2. I know Momo! Read that as a child. The Neverending Story too, but I always liked Momo better. There is a movie for Momo as well.

        I did know it was mentioned in that k-drama, because it came up as a reference in the You’re My Pet movie (that disaster of a movie), which made me wonder why Koreans would be familiar with Momo. Yet when googling for an answer I soon discovered that for some reason or another it’s a well-known book there and also that the mention in My Lovely Sam Soon popularised it even more.

  3. Hmm, we’ve already talked about borrowing films, what about books 😉 Maybe we can trade. Short stories by H.G. Wells? Do you like Angela Carter?

    I’m not one for double-dipping when it comes to films/anime (I’ve only done it a few times and the last was when Beez released a Patlabor 2 Special Edition version) but if someone came out with a Kiyoshi Kurosawa collection in a nice enough set, I would take leave of my faculties and spend silly money on it.

    1. I will admit (and happily so) I’m a book snob. I like postmodern and modern the best – Julio Cortázar, Jorge Luis Borges, Fernando Pessoa, J.M. Coetzee, Murakami, weird experiments like Virginia Woolf’s The Waves (probably one of her least read), Keri Hulme’s The Bone People, David Malouf’s Remembering Babylon. Love plays like Waiting for Godot, Six Characters in Search of an Author and poetry too (Seamus Heany!)

      I think I only ever read Carter’s Nights at the Circus (incidentally in the same class on postmodern literature where I read The New York Trilogy and learned about the ontological break). Don’t remember when I last read H.G. Wells.

      London’s not been very conducive to reading fiction though, I’ve read max three books this year. 🙁

      1. I’ve got a massive back-log of books/manga. I polished off two sub-par graphic novels today and now I’m going to attempt to hack my way through a horror novel that has taken my four weeks to get 50 pages through…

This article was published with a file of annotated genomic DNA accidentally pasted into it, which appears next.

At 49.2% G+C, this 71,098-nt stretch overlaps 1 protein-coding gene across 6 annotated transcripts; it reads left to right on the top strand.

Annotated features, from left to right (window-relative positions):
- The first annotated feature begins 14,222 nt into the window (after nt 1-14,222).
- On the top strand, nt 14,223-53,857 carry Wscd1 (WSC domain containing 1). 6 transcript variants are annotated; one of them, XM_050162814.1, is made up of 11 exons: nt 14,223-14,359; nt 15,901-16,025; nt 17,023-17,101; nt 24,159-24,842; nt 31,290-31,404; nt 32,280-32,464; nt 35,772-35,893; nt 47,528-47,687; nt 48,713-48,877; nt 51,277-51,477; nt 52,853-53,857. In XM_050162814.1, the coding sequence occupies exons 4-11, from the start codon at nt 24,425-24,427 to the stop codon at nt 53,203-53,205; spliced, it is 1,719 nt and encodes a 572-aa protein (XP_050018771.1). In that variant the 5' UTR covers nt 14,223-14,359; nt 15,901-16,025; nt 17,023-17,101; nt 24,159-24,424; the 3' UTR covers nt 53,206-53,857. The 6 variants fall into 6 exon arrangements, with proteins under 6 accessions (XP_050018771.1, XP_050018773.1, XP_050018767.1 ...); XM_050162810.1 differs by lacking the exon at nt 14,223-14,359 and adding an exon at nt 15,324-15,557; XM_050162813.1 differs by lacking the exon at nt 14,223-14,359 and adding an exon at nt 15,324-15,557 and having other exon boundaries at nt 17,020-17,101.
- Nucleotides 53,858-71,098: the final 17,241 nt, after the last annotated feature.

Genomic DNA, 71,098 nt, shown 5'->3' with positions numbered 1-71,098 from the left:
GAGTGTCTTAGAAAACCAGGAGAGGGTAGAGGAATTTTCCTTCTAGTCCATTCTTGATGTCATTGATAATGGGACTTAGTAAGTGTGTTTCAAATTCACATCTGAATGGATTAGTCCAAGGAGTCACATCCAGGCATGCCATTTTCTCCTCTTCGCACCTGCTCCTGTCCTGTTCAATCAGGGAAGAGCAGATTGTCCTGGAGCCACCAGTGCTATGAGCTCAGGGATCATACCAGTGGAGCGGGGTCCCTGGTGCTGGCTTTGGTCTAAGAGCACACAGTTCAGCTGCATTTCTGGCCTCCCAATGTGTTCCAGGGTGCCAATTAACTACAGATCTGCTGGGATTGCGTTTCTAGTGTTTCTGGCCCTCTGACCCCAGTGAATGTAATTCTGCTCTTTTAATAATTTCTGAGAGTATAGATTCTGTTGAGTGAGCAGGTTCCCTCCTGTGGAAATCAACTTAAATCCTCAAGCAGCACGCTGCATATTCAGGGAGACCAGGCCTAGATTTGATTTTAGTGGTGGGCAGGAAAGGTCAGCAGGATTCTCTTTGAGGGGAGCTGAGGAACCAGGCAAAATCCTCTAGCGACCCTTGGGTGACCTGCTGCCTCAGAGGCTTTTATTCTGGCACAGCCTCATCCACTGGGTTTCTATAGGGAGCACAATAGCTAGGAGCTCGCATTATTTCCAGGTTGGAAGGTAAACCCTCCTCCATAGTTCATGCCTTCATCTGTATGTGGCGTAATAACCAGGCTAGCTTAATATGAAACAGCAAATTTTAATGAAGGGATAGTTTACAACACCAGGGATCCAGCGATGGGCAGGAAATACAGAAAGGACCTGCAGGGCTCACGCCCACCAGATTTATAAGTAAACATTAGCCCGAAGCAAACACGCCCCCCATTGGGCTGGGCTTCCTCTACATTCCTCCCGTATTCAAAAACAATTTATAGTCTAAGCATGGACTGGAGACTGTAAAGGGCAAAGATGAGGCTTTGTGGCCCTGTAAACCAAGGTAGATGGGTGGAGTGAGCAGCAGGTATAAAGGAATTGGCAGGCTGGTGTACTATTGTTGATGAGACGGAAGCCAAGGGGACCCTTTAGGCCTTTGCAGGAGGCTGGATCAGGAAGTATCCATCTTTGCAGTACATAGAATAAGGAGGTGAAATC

2. No horror at all?

        If you ever want to take a chance though, a film worthy of breaking a vow of “no horror”, a classic black and white, independent film, Night of the Living Dead * would be it.

        I’d recommend watching it during a thunderstorm, with no other lights on in the house. My brother and i did that very thing. We’d even seen the movie before and it was still scary!

        * We watched Night of the Living Dead on KTVU’s television program, Creature Features. Read more about the show’s host, Bob Wilkins.

        Ah, nostalgia. Bob was the perfect host for horror movies.

        Can’t get enough of the Grim Reaper in Arang? I recently watched a Japanese film, Shinigami no Seido /Accuracy of Death. Have you seen it? A different take on the Grim Reaper.

    1. Fun? I suppose I would watch Monty Python and the Holy Grail for the gazillionth time, would that count?

      I like what I read/watch, including the super-slow stuff!

  4. The above was a attempt at humour. My apologies. When I complete my review archives, you will be surprised at some of the titles (it’s not all horror). As for now, time for a K-horror!!!


  5. 🙂 at the Sesame Street clip. I consider waiting for Godot scary. Now THAT, I will not watch. I can handle serial killers, yurei and bakemono but existential horror from Beckett? NO WAY! Stop trying to give me nightmares before I go to sleep.


    1. The clip cracks me up every time I see it (and I have seen it more than a dozen times for sure). It even alludes to the suicide-scene in the play.

      I saw it in London two years ago with Ian McKellen as a one of the hobos. It was sooooo amazing. I would go see it ever year, especially if Mr Gandalf performs in it. (He such a brilliant theatre actor.)

      I guess with the absurd it’s either you like or you don’t. I loooooove it. おやすみ!